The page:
Prep star clocked at 102 mph during senior season at Shepherd High School
MIAMI -- Tyler Kolek's arrival at Marlins Park on Monday afternoon was delayed by Miami traffic by almost 40 minutes -- ironic for a kid who comes from a 2,500-person town in Texas that got its first stoplight this year.
But as soon as Kolek walked into the conference room, the 6-foot-5, 250-pound pitcher from Shepherd, Texas, commanded all attention as he was presented with a Marlins hat and No. 1 jersey.
This marked the beginning of a journey that will begin one hour north of Miami in Jupiter, Fla., with the Gulf Coast League Marlins on Tuesday.
"It's something I've dreamed of doing my entire life," Kolek said. "I just can't wait to be able to do it for real and be here for a long time.
The Marlins announced Monday morning that they signed first-rounder Kolek, the No. 2 overall pick of the 2014 First-Year Player Draft. His $6 million bonus, which was confirmed by MLB.com, fell below the slot value of $6,821,000.
Kolek, a right-hander out of Shepherd High School just north of Houston, made waves in the Draft this year with a fastball that clocked at 102 mph -- the fastest ever recorded by a high school player. When he hit that speed on a radar gun for the first time, he had one of those "aha!" moments that made him realize just how far he could get if he continued to play baseball.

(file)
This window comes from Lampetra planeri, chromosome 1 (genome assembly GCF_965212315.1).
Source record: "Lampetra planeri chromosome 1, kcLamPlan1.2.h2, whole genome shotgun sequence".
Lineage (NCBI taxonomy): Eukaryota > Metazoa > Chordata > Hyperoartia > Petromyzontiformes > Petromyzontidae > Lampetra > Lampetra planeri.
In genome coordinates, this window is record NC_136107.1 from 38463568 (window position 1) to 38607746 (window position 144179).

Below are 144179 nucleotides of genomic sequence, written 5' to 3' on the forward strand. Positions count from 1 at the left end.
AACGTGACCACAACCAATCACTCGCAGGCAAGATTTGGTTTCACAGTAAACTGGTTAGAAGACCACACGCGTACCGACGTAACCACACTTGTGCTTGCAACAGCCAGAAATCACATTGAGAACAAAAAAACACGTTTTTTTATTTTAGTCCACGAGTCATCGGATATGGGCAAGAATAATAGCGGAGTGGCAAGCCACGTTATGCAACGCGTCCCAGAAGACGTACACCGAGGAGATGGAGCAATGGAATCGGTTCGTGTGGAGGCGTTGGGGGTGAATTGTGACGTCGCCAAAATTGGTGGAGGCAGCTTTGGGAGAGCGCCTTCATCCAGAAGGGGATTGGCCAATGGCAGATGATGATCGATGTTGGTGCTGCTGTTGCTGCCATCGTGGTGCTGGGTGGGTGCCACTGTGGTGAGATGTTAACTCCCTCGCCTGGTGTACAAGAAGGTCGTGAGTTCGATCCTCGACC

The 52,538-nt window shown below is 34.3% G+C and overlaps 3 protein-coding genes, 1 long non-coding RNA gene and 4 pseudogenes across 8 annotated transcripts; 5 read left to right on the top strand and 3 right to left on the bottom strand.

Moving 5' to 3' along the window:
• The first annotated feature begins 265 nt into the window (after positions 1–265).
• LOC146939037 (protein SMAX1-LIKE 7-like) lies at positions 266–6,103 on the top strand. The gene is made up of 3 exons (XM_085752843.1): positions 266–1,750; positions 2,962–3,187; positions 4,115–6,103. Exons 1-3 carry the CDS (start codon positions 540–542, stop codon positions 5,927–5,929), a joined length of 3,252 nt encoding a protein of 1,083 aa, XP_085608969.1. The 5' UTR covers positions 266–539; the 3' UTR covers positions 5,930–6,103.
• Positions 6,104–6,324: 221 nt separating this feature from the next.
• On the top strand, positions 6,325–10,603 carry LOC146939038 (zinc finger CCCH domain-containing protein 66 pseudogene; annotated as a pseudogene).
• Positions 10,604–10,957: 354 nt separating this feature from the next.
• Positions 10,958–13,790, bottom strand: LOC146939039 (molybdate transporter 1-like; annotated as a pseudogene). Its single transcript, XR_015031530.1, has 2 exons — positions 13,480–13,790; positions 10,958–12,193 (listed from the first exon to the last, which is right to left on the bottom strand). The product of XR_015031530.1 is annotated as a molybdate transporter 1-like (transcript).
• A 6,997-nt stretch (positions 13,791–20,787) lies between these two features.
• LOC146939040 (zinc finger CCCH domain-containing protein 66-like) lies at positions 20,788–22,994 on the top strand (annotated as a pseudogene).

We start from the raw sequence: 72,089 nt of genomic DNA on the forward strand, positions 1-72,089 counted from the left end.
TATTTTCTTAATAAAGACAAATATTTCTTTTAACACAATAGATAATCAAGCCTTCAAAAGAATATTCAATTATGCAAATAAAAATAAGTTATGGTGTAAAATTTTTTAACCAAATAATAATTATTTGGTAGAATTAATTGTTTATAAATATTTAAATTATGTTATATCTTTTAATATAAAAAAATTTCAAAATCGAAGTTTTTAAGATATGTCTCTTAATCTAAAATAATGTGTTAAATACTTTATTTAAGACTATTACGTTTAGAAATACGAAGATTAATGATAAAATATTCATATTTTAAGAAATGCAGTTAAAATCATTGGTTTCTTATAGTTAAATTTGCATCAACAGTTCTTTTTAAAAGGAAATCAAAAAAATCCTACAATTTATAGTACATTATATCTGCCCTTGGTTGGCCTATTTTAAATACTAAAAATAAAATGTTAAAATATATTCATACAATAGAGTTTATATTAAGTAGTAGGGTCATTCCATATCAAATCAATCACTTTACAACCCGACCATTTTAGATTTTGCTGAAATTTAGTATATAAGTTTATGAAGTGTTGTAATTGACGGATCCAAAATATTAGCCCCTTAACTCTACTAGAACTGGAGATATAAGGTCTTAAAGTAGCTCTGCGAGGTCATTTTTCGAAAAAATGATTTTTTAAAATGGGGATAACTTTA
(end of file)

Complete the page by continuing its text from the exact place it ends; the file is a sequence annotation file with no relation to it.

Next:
He couldn't believe it at first, though. When he did it at the Area Code Games, it took a call from a scout to convince him.
"I started pitching again and I threw 102," he said. "And I realized, 'How many people can throw 102?'"
He finished his senior season at Shepherd High School with a 5-2 record and a 0.35 ERA. The fireballer also struck out 126 batters while walking just eight in 60 1/3 innings, a campaign that earned him Gatorade Texas Player of the Year honors for 2013-14.
The fastball developed after he broke his left arm in an infield collision during his junior season. When he made his return to the mound a few months later, he hit 100 mph a few times during the summer season, but mostly ranged between 93-96. It wasn't until this spring that he pushed 100 mph on a regular basis.
He did it so regularly, in fact, that when asked how his catcher handled him, he just shook his head and laughed.
"My poor catcher," Kolek said. "It seemed like every game, by the second inning, his whole arm would be blue."
But after shaking hands with Major League players and talking to Marlins' reliever Mike Dunn for so long that he didn't have the chance to pick anyone else's mind, Kolek won't have to worry about hurting his catchers anymore.
The Marlins have signed 19 of their 42 selections in this year's Draft, including all of their first five picks.
Maria Torres is an associate reporter for MLB.com.